Pathological gambling as a mood disorder

Lithium, a presynaptic agonist, has been used in a variety of pathologies. Also, the presence of mood disorders’ symptoms coupled with excitability and impulsivity has been a common link found in patients whose treatment with lithium was most effective. It has been hypothesized that in the case of pathological gambling the excitement for winning is bigger than the prize in itself. Furthermore, a risky situation increases the excitement. This intense combination of feelings of confidence, enthusiasm, fear and guilt seems to lead the patient to repeat the gambling behavior.

Based on these observations, Moskowitz (1980) used lithium in three patients. One of them has a history of ten years as a pathological gambler. The patient had periods when he played for long hours and felt confident and optimistic, alternating with periods when he stopped gambling and felt guilty and depressed. Treatment started with 600 mg. of lithium three times a day. After two weeks of treatment the patient reported a calming effect and for many months he was less willing to risk his money. At the same time, he improved his economic situation. At the follow-up, the patient continued to be stable. Another patient showed a similar pattern of gambling: phases of optimism and increased gambling were followed by phases of low mood and less gambling activity. Treatment in this case started also with a dose of 600 mg. of lithium three times daily. After one year the gambling periods decreased, the patient was able to maintain a job and his economic situation improved substantially. During the next one year and a half period of treatment improvement was moderate (Moskowitz, 1980).

Lithium seems to be effective in the treatment of pathological gambling, especially when there is comorbidity with a bipolar disorder. Nevertheless, it is necessary to do more research with lithium because the data obtained to date comes from small samples, and also because it is difficult to distinguish whether the improvement is specific for pathological gambling or is due to a successful treatment of a comorbid mood disorder.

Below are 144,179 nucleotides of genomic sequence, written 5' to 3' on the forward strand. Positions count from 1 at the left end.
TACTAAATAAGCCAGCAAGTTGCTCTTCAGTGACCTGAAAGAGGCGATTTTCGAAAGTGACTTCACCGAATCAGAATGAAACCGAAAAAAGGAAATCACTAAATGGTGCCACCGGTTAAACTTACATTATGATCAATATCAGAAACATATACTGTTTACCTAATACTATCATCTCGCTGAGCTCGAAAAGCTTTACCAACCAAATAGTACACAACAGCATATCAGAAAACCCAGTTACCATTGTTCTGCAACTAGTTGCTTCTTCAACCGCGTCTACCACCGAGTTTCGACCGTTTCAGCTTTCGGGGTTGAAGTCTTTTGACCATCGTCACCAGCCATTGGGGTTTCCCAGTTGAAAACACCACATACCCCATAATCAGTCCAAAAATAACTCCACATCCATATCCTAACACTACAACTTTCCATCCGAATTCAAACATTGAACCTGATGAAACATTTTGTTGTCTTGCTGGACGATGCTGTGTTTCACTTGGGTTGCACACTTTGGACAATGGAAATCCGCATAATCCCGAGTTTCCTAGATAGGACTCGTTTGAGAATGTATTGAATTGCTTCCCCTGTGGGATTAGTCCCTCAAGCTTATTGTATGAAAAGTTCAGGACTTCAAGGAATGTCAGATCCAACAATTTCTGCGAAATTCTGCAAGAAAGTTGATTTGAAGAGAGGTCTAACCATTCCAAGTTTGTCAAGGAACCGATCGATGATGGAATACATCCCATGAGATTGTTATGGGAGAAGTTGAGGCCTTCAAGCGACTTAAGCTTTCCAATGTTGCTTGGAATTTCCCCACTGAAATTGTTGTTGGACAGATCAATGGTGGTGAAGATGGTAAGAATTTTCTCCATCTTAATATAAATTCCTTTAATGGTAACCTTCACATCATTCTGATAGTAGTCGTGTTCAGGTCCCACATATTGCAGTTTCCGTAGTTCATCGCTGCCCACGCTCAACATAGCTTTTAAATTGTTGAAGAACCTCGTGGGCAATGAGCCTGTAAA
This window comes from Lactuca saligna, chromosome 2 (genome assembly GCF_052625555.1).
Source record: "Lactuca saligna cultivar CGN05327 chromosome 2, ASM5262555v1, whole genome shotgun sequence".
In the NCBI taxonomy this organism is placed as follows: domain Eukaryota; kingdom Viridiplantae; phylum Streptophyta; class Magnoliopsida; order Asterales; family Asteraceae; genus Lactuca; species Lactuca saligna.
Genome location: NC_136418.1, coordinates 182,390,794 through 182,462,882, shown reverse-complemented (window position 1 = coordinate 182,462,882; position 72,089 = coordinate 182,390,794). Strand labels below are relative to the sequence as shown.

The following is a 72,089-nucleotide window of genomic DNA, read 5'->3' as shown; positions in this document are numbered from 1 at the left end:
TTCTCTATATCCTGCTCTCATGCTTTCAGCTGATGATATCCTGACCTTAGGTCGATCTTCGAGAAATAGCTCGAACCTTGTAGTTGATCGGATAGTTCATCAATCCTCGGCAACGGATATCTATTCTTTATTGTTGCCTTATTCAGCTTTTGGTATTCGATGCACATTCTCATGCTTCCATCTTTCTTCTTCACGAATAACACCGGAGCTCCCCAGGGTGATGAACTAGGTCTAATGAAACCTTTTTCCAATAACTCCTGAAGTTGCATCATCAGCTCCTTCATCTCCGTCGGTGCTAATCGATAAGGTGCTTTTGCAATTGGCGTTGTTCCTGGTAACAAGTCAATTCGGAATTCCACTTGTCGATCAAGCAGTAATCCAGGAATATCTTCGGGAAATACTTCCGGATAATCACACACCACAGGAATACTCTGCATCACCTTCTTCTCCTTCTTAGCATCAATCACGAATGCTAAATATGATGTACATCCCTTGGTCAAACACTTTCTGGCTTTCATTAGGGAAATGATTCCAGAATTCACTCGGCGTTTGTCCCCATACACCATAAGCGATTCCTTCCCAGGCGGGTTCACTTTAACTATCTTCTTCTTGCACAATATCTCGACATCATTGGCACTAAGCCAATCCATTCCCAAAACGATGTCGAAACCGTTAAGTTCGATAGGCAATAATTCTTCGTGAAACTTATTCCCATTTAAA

Carbamazepine has also been tried as a treatment for pathological gambling due to its effectiveness as a mood stabilizer. Haller and Hinterhuber (1994) studied the efficacy of carbamazepine in a patient with a history of 16 years of pathological gambling. They used a double-blind, placebo-controlled design. Prior to this study the patient had been on behavioral therapy, psychoanalysis and Gamblers Anonymous but did not obtain positive results. On week 12 of the placebo phase of treatment there were no improvements according to the information obtained from the patient and measures of psychopathology and social functioning. The treatment phase with carbamazepine then began. The initial dose was 200 mg. daily, and it was gradually increased to a dose of 600 mg. daily. The patient stopped gambling in the second week of this phase of the treatment and the disorder stayed in complete remission for 30 more months with the same dose of carbamazepine.

Pathological gambling as a non-pharmacological addiction

Some preliminary reports suggest that pathological gambling may have a favorable response to naltrexone, an opioid antagonist. Although naltrexone was initially used for the treatment of opioid dependence, recently some studies show its usefulness in the treatment of other addictive behaviors (O'Malley et al., 1992; Volpicelli et al., 1992).

Naltrexone inhibits the transmission of dopamine in the nucleus acumbens, and modulates the dopaminergic paths that seem to be implicated in the etiology of addictions. Based on the purported alteration of dopanergic transmission in pathological gambling, Turón et al. (1990) used naltrexone in a study with 30 pathological gamblers. They found that 56% remained in abstinence after ten months of treatment with this substance.

A case report by Kim (1998), also suggests that naltrexone may be useful in the treatment of pathological gambling. The patient was a 55 year-old male pathological gambler. Treatment started with 50 mg. of naltrexone daily during two weeks, after which the patient reported no changes in his symptoms. The dose was changed to 100 mg. daily and after a few days the patient’s interest towards gambling and his gambling behavior completely disappeared. The patient continued in abstinence during the nine months of treatment.

Psychological treatments

Psychoanalysis and psychoanalytic psychotherapy